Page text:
The Koelln family was Lutheran and resided in Hainholz, Germany in the Schleswig province. Hainholz is southeast of Elmshorn.
During the Thirty Years' War (1618-1648), the defeated troops of Wallenstein made their camp in Elmshorn (1627). The following year the town was of the plague ravaged and burned by marauding Croatian troops. During the Swedish war, the late phase of the Thirty Years' War, a Swedish army marched through the town and devastated it (1643). In 1657, during the First Northern War (1655-1660), Elmshorn was where Swedish troops under Charles X. Gustav battled with the Danish troops. On April 24, 1750, 47 houses and nine barns were destroyed in the Great Fire of Elmshorn. In the great flood of 1756, there were nearly 600 deaths. During the Napoleonic wars from 1813 to 1814 Elmshorn was occupied by a hostile army of Russians, Swedes and Prussians. After this death and destruction, the town recovered through its vibrant whaling/maritime trade industry. Since 1945, Elmshorn fulfilled an important function as a rail and telecommunications hub. In 1875, there were about 7,000 residents in the town, but it now boasts a population of around 50,000.
The family later moved to Neuendorf, a row village at B 431 between Elmshorn and Reihendorf and borders Raa Besenbek on the east, Kruckau on the south, Kollmar on the west, and in the north on the municipality Gemeinde Altenmoor. The name Neuendorf (new village) is attributed to the emergence of a "new settlement". The estimation of the settlement is around 1400. The first church was inaugurated 1504. It served as a source of shelter from the constantly returning storm tides of the time. In the year 1627, the houses and the church were burnt down during the Thirty Years War. The inhabitants, who had fled to Altona and Hamburg, rebuilt Neuendorf after the war. The economic structure of the town consists of agriculture and small industrial concerns. Neuendorf has a current population of around 900 residents.
LIFE IN DENMARK
Hinrich Schoof, the husband of Anna Koelln, was born in Neuendorf, which is 5 km. west of Elmshorn and 2 km. away from the estuary of the Elbe-River in the province of Holstein, north of Hamburg.
Magdalena Schoof, Anna Koelln's daughter, was born before Anna married Hinrich Schoof. Therefore Magdalena was considered illegitimate.
In the presence of the midwife Engelbrecht, she had to indicate who the father of the newborn Magdalena was. Hinrich Schoof was off at sea when his daughter was born. Eventually Hinrich went on to become a cottage-based farmer.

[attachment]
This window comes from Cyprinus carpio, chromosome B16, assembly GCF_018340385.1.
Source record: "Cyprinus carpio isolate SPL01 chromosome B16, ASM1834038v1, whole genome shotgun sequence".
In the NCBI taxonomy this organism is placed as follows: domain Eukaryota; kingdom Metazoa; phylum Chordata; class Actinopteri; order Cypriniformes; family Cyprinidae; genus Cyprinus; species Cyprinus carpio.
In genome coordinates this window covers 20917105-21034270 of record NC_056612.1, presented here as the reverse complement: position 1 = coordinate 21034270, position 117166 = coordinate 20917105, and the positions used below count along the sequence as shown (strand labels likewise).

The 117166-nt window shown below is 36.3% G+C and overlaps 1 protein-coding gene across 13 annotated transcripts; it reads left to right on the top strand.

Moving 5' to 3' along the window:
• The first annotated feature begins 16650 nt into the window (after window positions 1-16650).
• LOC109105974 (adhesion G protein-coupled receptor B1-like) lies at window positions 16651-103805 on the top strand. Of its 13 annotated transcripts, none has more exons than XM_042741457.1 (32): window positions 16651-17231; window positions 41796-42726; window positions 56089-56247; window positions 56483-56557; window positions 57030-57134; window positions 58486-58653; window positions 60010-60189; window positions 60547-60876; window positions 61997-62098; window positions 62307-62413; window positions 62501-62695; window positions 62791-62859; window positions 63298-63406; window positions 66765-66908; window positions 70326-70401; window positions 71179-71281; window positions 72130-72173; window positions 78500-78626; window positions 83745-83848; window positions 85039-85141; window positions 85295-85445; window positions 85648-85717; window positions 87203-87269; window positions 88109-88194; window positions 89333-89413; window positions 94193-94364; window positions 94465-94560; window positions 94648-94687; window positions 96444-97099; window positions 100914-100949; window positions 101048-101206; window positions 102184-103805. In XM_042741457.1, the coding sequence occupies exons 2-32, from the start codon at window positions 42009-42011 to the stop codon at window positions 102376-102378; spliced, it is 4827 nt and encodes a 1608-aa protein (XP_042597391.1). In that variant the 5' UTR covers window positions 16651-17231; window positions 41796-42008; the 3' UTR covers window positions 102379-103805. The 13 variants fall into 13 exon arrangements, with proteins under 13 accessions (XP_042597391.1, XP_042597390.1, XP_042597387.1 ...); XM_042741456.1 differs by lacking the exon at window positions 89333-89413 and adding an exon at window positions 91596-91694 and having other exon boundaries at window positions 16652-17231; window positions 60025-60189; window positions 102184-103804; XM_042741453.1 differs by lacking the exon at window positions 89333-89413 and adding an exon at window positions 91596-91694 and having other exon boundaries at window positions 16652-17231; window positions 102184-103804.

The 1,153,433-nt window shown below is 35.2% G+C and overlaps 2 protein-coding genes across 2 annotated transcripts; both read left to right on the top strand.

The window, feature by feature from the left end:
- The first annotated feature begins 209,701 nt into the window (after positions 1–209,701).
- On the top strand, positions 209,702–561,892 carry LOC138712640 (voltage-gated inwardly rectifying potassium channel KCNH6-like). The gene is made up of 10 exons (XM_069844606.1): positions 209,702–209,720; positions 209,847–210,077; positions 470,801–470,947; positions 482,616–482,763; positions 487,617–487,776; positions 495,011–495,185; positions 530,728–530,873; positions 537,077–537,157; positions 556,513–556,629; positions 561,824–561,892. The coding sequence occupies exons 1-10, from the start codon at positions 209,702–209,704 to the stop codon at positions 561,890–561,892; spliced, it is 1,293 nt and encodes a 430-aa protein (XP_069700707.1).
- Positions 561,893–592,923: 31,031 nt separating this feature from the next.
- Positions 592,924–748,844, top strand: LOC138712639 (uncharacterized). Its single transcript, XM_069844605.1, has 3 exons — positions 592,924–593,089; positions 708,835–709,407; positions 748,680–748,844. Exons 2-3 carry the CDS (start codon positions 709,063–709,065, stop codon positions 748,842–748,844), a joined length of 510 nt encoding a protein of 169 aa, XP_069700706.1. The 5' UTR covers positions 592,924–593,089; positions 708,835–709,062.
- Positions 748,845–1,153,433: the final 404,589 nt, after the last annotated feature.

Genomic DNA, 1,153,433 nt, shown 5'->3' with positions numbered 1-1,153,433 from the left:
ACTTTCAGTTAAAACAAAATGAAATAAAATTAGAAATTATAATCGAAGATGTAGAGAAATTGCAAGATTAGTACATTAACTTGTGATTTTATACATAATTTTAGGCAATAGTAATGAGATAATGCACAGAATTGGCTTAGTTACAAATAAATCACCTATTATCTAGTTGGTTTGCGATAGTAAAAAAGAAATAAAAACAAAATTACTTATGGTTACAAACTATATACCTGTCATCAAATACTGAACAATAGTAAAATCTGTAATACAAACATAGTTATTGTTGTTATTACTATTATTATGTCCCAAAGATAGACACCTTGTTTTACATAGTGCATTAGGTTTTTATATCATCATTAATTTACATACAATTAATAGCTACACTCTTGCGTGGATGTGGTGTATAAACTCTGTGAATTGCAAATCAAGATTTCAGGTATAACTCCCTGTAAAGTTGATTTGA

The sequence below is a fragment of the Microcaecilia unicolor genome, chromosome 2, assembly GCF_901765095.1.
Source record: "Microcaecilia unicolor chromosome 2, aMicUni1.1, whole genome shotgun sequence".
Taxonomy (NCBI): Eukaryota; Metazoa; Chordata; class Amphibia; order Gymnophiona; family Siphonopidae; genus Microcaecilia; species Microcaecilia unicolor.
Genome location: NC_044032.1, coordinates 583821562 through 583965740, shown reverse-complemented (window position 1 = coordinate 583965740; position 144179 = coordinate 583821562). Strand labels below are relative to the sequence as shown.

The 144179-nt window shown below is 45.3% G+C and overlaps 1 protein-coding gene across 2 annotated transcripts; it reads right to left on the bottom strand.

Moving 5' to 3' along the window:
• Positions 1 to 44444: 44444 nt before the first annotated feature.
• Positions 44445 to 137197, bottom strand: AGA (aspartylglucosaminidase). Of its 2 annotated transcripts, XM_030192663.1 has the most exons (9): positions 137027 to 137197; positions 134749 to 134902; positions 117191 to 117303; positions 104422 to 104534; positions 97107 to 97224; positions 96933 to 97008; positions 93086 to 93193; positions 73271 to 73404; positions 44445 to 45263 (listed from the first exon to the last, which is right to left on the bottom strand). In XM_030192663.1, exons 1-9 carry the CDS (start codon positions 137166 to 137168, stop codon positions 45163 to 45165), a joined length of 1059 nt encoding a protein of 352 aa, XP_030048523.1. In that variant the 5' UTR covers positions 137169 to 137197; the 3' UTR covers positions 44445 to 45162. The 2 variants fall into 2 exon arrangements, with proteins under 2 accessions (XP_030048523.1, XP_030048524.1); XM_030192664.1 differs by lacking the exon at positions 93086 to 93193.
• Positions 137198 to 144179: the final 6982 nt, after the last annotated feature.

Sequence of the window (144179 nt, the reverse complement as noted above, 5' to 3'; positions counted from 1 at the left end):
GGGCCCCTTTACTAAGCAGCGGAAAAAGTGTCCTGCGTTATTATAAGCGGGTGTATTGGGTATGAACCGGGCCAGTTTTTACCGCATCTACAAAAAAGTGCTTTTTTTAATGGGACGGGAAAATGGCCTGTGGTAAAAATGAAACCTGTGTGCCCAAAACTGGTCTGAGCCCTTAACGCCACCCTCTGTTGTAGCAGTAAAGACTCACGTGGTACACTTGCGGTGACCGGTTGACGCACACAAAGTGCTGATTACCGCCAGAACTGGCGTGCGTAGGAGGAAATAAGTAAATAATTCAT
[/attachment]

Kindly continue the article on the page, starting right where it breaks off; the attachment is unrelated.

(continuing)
Anna was employed by Paul Schmidt in Hainholz in 1799. Magdalena Schoof's godparents were Rebecca Muenster, Margaretha Harder, and Elisabeth Duncker, all from Hainholz. Hinrich Koelln and Lucia (Rieck) Koelln were deceased at the time of their granddaughter's birth.
There is a place called Kolln-Reisiek (Koelln-Reisiek) north and west of Hainholz, which is how the Koelln clan may have received its family name. Kolln-Reisiek's population is 2,810. In the 16th Century, it was called "Colling" or "Collinge". The name Kolln means "tip of a plant".
The surname Rieck may be a misspelling of the more common German reich, which means 'rich'.
The surname Schoof is both German and Dutch and comes from Middle Low German schof and the Middle Dutch scoof or "sheaf"; it's likely a metonymic occupational name for a sheaf-binder (someone who would bind grain together).
The surname Kelting origins from the word "celt" or "celtic". There are several possible explanations for the family name: (1) From a field name or place in northern Germany; (2) The Celts were an Indo-European and ethno-linguistically diverse group of tribal societies in Iron Age and Roman-era Europe who spoke Celtic languages; (3) There are Rhineland charters in Latin which use such phrases as celtes seu fracmina lapidum to describe chips of stone used for making a road; or (4) It may have also been used to describe long, thin prehistoric stone or bronze adzes, chisels, hoes, or other axe-like tools.
Surnames of those in my direct ancestral line appear in BOLD.
1 Hinrich Koelln b: unknown d: Bef. 1799 in Hainholz, Germany (previously Denmark)
..+ Lucia Rieck b: unknown d: Bef. 1799 in Hainholz, Germany (previously Denmark)
......... 2 Anna Koelln b: unknown d: unknown
............+ Hinrich Schoof b: unknown d: unknown
....................... 3 Magdalena Schoof b: Nov. 15, 1799 in Elmshorn d: unknown
.......................... + Johann Hinrich Kelting b: Dec. 1795 in Hamburg d: Sept. 13, 1841 in Herzhorn
..........................[Click here for additional information on this line.]
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